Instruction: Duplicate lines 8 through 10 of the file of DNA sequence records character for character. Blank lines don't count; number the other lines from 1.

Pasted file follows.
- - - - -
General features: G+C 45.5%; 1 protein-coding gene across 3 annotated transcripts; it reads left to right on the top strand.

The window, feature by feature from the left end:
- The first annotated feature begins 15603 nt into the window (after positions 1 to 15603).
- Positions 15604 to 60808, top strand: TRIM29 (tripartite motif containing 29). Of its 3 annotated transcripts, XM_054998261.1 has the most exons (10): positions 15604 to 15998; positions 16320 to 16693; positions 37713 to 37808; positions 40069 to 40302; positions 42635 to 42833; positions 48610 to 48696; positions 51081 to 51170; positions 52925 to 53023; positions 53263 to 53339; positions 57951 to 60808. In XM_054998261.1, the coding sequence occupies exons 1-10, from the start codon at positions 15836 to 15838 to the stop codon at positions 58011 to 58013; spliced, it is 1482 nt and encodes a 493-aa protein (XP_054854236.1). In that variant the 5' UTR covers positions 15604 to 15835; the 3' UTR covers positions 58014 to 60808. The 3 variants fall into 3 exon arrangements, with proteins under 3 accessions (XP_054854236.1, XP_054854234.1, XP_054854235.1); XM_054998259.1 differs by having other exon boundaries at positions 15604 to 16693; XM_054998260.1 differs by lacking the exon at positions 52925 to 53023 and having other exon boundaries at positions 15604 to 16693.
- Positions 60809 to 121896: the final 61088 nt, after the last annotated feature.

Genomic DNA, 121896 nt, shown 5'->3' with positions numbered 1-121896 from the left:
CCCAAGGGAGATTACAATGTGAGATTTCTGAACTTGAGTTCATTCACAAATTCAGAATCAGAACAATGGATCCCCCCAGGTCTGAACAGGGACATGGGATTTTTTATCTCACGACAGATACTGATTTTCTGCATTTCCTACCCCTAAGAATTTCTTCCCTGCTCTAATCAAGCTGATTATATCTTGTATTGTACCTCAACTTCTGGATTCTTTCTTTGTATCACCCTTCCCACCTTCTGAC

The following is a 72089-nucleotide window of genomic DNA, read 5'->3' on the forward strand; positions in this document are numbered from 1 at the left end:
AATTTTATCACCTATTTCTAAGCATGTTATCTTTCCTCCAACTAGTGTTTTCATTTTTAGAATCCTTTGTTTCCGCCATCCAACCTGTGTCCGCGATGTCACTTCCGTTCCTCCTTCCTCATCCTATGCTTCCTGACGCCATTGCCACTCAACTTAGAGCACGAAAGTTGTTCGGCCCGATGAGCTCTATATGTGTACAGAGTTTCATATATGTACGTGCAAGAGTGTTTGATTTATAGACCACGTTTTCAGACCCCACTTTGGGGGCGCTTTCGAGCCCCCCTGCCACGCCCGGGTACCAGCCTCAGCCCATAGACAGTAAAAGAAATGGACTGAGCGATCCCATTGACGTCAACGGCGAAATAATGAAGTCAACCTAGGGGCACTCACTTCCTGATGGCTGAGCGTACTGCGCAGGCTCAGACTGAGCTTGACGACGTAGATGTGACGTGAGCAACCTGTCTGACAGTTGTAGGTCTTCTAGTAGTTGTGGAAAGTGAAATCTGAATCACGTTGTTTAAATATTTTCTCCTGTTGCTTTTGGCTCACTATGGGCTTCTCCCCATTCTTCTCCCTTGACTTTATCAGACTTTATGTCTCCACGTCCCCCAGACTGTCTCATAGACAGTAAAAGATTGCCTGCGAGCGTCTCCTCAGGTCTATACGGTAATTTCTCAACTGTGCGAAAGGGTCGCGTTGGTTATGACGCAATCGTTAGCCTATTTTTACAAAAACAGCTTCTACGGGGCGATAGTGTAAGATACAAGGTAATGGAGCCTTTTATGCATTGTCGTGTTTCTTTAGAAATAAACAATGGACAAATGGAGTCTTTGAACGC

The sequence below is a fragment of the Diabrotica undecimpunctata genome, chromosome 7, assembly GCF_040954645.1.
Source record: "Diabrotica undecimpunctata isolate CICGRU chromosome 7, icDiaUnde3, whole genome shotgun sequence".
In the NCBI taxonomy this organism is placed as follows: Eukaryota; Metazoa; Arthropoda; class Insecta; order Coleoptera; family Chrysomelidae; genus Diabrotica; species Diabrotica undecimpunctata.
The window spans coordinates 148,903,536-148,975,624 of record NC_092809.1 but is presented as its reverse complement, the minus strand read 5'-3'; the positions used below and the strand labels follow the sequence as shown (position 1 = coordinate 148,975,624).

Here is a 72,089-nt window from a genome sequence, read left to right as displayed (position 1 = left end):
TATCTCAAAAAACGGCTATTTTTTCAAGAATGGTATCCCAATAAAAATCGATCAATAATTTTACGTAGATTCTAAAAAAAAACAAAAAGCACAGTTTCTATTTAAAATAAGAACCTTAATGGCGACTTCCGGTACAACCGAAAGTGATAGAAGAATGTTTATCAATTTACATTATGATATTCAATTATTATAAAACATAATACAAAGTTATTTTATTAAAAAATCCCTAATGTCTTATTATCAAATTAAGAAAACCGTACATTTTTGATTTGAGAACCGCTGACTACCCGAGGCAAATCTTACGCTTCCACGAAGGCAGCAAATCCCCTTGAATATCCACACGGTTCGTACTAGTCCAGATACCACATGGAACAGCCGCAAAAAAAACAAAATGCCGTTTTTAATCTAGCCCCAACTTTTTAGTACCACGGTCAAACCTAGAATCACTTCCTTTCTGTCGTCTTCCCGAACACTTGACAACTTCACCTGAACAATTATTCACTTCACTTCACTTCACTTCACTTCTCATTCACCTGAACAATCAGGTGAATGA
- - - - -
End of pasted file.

The following is a 72089-nucleotide window of genomic DNA, read 5'->3' on the forward strand; positions in this document are numbered from 1 at the left end:
AATTTTATCACCTATTTCTAAGCATGTTATCTTTCCTCCAACTAGTGTTTTCATTTTTAGAATCCTTTGTTTCCGCCATCCAACCTGTGTCCGCGATGTCACTTCCGTTCCTCCTTCCTCATCCTATGCTTCCTGACGCCATTGCCACTCAACTTAGAGCACGAAAGTTGTTCGGCCCGATGAGCTCTATATGTGTACAGAGTTTCATATATGTACGTGCAAGAGTGTTTGATTTATAGACCACGTTTTCAGACCCCACTTTGGGGGCGCTTTCGAGCCCCCCTGCCACGCCCGGGTACCAGCCTCAGCCCATAGACAGTAAAAGAAATGGACTGAGCGATCCCATTGACGTCAACGGCGAAATAATGAAGTCAACCTAGGGGCACTCACTTCCTGATGGCTGAGCGTACTGCGCAGGCTCAGACTGAGCTTGACGACGTAGATGTGACGTGAGCAACCTGTCTGACAGTTGTAGGTCTTCTAGTAGTTGTGGAAAGTGAAATCTGAATCACGTTGTTTAAATATTTTCTCCTGTTGCTTTTGGCTCACTATGGGCTTCTCCCCATTCTTCTCCCTTGACTTTATCAGACTTTATGTCTCCACGTCCCCCAGACTGTCTCATAGACAGTAAAAGATTGCCTGCGAGCGTCTCCTCAGGTCTATACGGTAATTTCTCAACTGTGCGAAAGGGTCGCGTTGGTTATGACGCAATCGTTAGCCTATTTTTACAAAAACAGCTTCTACGGGGCGATAGTGTAAGATACAAGGTAATGGAGCCTTTTATGCATTGTCGTGTTTCTTTAGAAATAAACAATGGACAAATGGAGTCTTTGAACGC

The sequence below is a fragment of the Diabrotica undecimpunctata genome, chromosome 7, assembly GCF_040954645.1.